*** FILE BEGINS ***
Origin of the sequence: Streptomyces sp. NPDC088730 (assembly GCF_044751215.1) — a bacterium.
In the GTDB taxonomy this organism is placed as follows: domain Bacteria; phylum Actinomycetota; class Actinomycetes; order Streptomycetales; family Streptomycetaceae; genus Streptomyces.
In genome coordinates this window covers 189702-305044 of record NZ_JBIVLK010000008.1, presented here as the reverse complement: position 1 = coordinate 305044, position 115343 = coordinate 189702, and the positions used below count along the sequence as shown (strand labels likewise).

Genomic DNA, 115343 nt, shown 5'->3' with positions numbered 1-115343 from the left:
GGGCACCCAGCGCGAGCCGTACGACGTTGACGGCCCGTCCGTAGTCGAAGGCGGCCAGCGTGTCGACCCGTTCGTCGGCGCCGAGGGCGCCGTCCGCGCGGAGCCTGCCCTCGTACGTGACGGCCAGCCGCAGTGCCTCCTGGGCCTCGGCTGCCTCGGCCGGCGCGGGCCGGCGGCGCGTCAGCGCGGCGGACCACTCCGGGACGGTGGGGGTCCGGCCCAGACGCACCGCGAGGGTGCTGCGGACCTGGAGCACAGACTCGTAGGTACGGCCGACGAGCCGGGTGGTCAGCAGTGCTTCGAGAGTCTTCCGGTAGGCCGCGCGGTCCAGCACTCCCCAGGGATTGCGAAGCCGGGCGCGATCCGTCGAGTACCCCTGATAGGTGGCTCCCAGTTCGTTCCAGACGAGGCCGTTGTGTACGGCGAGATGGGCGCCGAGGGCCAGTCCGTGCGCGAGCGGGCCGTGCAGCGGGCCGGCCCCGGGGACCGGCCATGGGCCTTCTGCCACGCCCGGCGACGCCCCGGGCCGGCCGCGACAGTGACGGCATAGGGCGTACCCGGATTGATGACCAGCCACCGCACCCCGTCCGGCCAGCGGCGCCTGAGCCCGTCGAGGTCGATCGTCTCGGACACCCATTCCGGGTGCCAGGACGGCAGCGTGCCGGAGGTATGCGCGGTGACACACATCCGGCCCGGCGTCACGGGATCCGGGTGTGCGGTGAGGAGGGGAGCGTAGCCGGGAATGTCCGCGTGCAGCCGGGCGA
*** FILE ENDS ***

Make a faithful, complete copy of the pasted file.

Origin of the sequence: Streptomyces sp. NPDC088730 (assembly GCF_044751215.1) — a bacterium.
In the GTDB taxonomy this organism is placed as follows: domain Bacteria; phylum Actinomycetota; class Actinomycetes; order Streptomycetales; family Streptomycetaceae; genus Streptomyces.
In genome coordinates this window covers 189702-305044 of record NZ_JBIVLK010000008.1, presented here as the reverse complement: position 1 = coordinate 305044, position 115343 = coordinate 189702, and the positions used below count along the sequence as shown (strand labels likewise).

Genomic DNA, 115343 nt, shown 5'->3' with positions numbered 1-115343 from the left:
GGGCACCCAGCGCGAGCCGTACGACGTTGACGGCCCGTCCGTAGTCGAAGGCGGCCAGCGTGTCGACCCGTTCGTCGGCGCCGAGGGCGCCGTCCGCGCGGAGCCTGCCCTCGTACGTGACGGCCAGCCGCAGTGCCTCCTGGGCCTCGGCTGCCTCGGCCGGCGCGGGCCGGCGGCGCGTCAGCGCGGCGGACCACTCCGGGACGGTGGGGGTCCGGCCCAGACGCACCGCGAGGGTGCTGCGGACCTGGAGCACAGACTCGTAGGTACGGCCGACGAGCCGGGTGGTCAGCAGTGCTTCGAGAGTCTTCCGGTAGGCCGCGCGGTCCAGCACTCCCCAGGGATTGCGAAGCCGGGCGCGATCCGTCGAGTACCCCTGATAGGTGGCTCCCAGTTCGTTCCAGACGAGGCCGTTGTGTACGGCGAGATGGGCGCCGAGGGCCAGTCCGTGCGCGAGCGGGCCGTGCAGCGGGCCGGCCCCGGGGACCGGCCATGGGCCTTCTGCCACGCCCGGCGACGCCCCGGGCCGGCCGCGACAGTGACGGCATAGGGCGTACCCGGATTGATGACCAGCCACCGCACCCCGTCCGGCCAGCGGCGCCTGAGCCCGTCGAGGTCGATCGTCTCGGACACCCATTCCGGGTGCCAGGACGGCAGCGTGCCGGAGGTATGCGCGGTGACACACATCCGGCCCGGCGTCACGGGATCCGGGTGTGCGGTGAGGAGGGGAGCGTAGCCGGGAATGTCCGCGTGCAGCCGGGCGA